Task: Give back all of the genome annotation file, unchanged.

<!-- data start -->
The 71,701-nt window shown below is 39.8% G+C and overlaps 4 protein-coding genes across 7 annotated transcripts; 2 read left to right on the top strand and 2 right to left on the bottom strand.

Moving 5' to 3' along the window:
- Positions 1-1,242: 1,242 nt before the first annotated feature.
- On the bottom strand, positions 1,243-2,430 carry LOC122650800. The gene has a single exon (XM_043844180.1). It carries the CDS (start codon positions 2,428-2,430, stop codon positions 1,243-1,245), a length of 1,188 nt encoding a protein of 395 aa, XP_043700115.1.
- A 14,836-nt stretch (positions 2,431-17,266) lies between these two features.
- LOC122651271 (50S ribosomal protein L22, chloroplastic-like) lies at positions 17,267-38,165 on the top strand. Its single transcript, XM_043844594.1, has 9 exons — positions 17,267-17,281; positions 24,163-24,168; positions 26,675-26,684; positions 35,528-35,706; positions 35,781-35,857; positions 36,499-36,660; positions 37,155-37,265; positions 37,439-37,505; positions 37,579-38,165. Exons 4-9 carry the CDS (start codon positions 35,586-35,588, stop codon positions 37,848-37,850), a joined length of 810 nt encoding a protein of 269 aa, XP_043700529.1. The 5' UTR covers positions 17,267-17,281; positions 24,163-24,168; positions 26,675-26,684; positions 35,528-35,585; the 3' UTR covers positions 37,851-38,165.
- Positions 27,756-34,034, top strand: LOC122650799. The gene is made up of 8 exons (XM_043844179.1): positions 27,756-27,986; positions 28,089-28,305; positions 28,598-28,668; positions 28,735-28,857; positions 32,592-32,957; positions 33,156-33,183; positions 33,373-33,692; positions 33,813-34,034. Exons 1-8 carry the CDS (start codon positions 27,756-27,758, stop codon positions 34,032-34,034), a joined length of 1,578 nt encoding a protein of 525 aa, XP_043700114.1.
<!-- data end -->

The 71,701-nt window shown below is 39.8% G+C and overlaps 4 protein-coding genes across 7 annotated transcripts; 2 read left to right on the top strand and 2 right to left on the bottom strand.

Moving 5' to 3' along the window:
- Positions 1-1,242: 1,242 nt before the first annotated feature.
- On the bottom strand, positions 1,243-2,430 carry LOC122650800. The gene has a single exon (XM_043844180.1). It carries the CDS (start codon positions 2,428-2,430, stop codon positions 1,243-1,245), a length of 1,188 nt encoding a protein of 395 aa, XP_043700115.1.
- A 14,836-nt stretch (positions 2,431-17,266) lies between these two features.
- LOC122651271 (50S ribosomal protein L22, chloroplastic-like) lies at positions 17,267-38,165 on the top strand. Its single transcript, XM_043844594.1, has 9 exons — positions 17,267-17,281; positions 24,163-24,168; positions 26,675-26,684; positions 35,528-35,706; positions 35,781-35,857; positions 36,499-36,660; positions 37,155-37,265; positions 37,439-37,505; positions 37,579-38,165. Exons 4-9 carry the CDS (start codon positions 35,586-35,588, stop codon positions 37,848-37,850), a joined length of 810 nt encoding a protein of 269 aa, XP_043700529.1. The 5' UTR covers positions 17,267-17,281; positions 24,163-24,168; positions 26,675-26,684; positions 35,528-35,585; the 3' UTR covers positions 37,851-38,165.
- Positions 27,756-34,034, top strand: LOC122650799. The gene is made up of 8 exons (XM_043844179.1): positions 27,756-27,986; positions 28,089-28,305; positions 28,598-28,668; positions 28,735-28,857; positions 32,592-32,957; positions 33,156-33,183; positions 33,373-33,692; positions 33,813-34,034. Exons 1-8 carry the CDS (start codon positions 27,756-27,758, stop codon positions 34,032-34,034), a joined length of 1,578 nt encoding a protein of 525 aa, XP_043700114.1.